Based on predictions that the era of cheap oil is over, a consortium of companies including General Electric, Rentech and Arch Coal plans to produce low-sulfur diesel from coal mined in Wyoming, and a company in Illinois expects to bring a commercial plant on line by 2010.  The potential is substantial:

  • U.S. production of oil from coal could reach 1.7 million barrels per day by 2030, according to government estimates.
  • The coal industry estimates even higher future production of 2.6 million barrels per day.
  • The process of transforming coal to transportation fuel also produces natural gas that can be used for heating or electric power generation.

Coal liquefaction has an ancillary environmental benefit:  It removes more than 30 percent of the pollutants (mercury, sulfur dioxide and heavy metals) that are released when coal is burned to produce electricity.

Oil Shale. Another potentially huge supply of oil and natural gas is trapped in oil shale, found largely in the western states.  According to geologist David Deming:

  • Rock strata in Colorado, Utah and Wyoming alone contain 1,500 billion barrels of oil.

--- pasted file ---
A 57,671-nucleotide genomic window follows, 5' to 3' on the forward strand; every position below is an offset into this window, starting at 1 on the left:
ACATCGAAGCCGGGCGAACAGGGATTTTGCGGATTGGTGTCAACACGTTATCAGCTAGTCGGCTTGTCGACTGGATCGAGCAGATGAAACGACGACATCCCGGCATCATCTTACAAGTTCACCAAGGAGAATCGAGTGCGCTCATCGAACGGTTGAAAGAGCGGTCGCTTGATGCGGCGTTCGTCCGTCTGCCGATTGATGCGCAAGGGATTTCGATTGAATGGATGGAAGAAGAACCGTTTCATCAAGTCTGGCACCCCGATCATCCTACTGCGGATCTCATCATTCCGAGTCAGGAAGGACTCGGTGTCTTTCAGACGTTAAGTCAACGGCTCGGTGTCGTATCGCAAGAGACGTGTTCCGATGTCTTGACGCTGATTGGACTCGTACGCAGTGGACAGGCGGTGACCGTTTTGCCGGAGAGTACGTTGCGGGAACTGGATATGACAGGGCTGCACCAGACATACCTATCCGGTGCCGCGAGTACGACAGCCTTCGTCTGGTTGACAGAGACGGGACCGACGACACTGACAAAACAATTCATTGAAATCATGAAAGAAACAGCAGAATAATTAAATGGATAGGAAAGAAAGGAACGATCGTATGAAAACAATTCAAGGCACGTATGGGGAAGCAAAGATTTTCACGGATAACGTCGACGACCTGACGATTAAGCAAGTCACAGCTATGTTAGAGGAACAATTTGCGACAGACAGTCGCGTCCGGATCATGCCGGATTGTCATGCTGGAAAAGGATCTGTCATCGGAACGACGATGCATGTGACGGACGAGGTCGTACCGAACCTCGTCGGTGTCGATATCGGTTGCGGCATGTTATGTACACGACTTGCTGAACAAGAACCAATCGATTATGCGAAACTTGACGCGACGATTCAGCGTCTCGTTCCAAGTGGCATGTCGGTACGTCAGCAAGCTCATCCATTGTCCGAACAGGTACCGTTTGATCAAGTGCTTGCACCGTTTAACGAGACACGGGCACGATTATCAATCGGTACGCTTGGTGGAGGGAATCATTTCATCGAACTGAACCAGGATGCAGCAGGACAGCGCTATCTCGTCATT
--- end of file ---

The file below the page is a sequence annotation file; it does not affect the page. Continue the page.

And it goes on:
• Worldwide, the oil-shale resource base could easily be as large as 14 trillion barrels - more than 500 years of oil supply at year 2000 production rates.

Previous government efforts to extract oil from shale were very expensive, used a lot of energy and labor, and produced relatively little oil.  However, research at private oil companies has produced a technological revolution.  Shell Oil Co., for example, has developed a process to heat the rocks in the ground, trap the oil and extract it.  On a 20 foot by 35 foot test plot, Shell produced 1,500 barrels of light crude (and 50 percent more in energy-equivalent natural gas).  Shell estimates it could produce more than 1 million barrels of oil per acre or a billion barrels per square mile.  In the Green River Basin of Colorado alone, there are more than 1,000 square miles of oil shale.  The new technology can profitably produce oil as long as the price of conventional oil is above $30 per barrel.

Off-Shore Drilling. There are also vast untapped conventional oil reserves under the crust of the Outer Continental Shelf (OCS) and the coastal plain of the Arctic National Wildlife Refuge (ANWR).  There is more than four times as much oil under the OCS as all other current U.S. oil reserves - more than 85 billion barrels, the Interior Department's Minerals Management Service estimates.  In addition, the ANWR coast contains 6 billion to 16 billion barrels of economically recoverable oil at $20 a barrel - and up to double that amount at $40 a barrel.